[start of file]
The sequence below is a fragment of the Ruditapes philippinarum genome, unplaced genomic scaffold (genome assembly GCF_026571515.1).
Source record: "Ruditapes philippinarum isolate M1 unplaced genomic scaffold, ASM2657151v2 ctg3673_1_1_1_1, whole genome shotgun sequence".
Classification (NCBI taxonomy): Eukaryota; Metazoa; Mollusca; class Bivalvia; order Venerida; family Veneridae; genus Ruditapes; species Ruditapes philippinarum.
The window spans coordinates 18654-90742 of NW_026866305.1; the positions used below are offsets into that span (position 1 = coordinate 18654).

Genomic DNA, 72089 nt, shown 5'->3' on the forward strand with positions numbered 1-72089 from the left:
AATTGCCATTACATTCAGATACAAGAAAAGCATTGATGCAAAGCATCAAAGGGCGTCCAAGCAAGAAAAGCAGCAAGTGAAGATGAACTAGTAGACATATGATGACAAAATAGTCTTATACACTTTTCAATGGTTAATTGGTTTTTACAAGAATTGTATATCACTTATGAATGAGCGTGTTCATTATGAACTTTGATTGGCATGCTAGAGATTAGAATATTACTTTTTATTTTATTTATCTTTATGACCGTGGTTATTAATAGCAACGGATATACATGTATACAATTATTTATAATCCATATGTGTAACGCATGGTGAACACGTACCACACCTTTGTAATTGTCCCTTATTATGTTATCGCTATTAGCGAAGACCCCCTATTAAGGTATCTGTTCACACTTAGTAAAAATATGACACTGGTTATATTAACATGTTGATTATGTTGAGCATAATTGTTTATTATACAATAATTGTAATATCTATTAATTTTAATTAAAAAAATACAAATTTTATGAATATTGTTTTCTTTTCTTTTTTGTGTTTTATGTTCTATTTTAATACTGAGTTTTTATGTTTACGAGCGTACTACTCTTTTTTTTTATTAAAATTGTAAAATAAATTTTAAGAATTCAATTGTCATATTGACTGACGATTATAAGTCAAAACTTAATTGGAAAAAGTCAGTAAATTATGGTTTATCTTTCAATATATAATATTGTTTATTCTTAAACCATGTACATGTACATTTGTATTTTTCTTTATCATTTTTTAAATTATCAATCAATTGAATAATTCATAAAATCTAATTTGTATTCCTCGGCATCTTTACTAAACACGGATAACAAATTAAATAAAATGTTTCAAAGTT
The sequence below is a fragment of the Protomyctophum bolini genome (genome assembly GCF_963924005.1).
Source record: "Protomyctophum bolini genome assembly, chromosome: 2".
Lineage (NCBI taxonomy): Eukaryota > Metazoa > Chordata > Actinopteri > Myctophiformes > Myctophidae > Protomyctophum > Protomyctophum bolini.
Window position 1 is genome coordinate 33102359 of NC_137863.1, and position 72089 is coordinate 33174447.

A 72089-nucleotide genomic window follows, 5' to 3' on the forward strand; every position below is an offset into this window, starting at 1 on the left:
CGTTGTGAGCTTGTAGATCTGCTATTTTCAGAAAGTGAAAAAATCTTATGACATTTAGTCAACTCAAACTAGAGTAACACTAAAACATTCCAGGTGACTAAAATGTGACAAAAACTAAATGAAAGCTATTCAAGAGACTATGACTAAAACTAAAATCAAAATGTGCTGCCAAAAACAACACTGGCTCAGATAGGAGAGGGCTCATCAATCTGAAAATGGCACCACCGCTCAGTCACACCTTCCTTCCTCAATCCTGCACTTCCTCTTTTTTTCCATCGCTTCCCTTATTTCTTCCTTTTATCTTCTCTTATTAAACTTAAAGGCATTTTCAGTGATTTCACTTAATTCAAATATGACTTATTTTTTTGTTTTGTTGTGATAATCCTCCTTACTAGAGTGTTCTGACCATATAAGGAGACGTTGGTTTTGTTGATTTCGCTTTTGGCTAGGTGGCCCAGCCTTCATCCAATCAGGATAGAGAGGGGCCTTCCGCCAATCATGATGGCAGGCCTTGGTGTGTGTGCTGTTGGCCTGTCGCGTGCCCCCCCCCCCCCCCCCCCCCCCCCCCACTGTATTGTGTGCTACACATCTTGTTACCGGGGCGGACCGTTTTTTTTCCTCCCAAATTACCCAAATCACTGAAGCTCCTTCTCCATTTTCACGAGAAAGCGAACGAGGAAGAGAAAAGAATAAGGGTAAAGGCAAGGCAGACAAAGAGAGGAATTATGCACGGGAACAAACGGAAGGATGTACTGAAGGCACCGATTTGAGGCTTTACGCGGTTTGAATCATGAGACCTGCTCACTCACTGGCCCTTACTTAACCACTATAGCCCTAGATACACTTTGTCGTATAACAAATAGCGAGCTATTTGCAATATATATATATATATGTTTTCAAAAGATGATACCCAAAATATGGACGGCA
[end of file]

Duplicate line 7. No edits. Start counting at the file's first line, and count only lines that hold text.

The sequence below is a fragment of the Protomyctophum bolini genome (genome assembly GCF_963924005.1).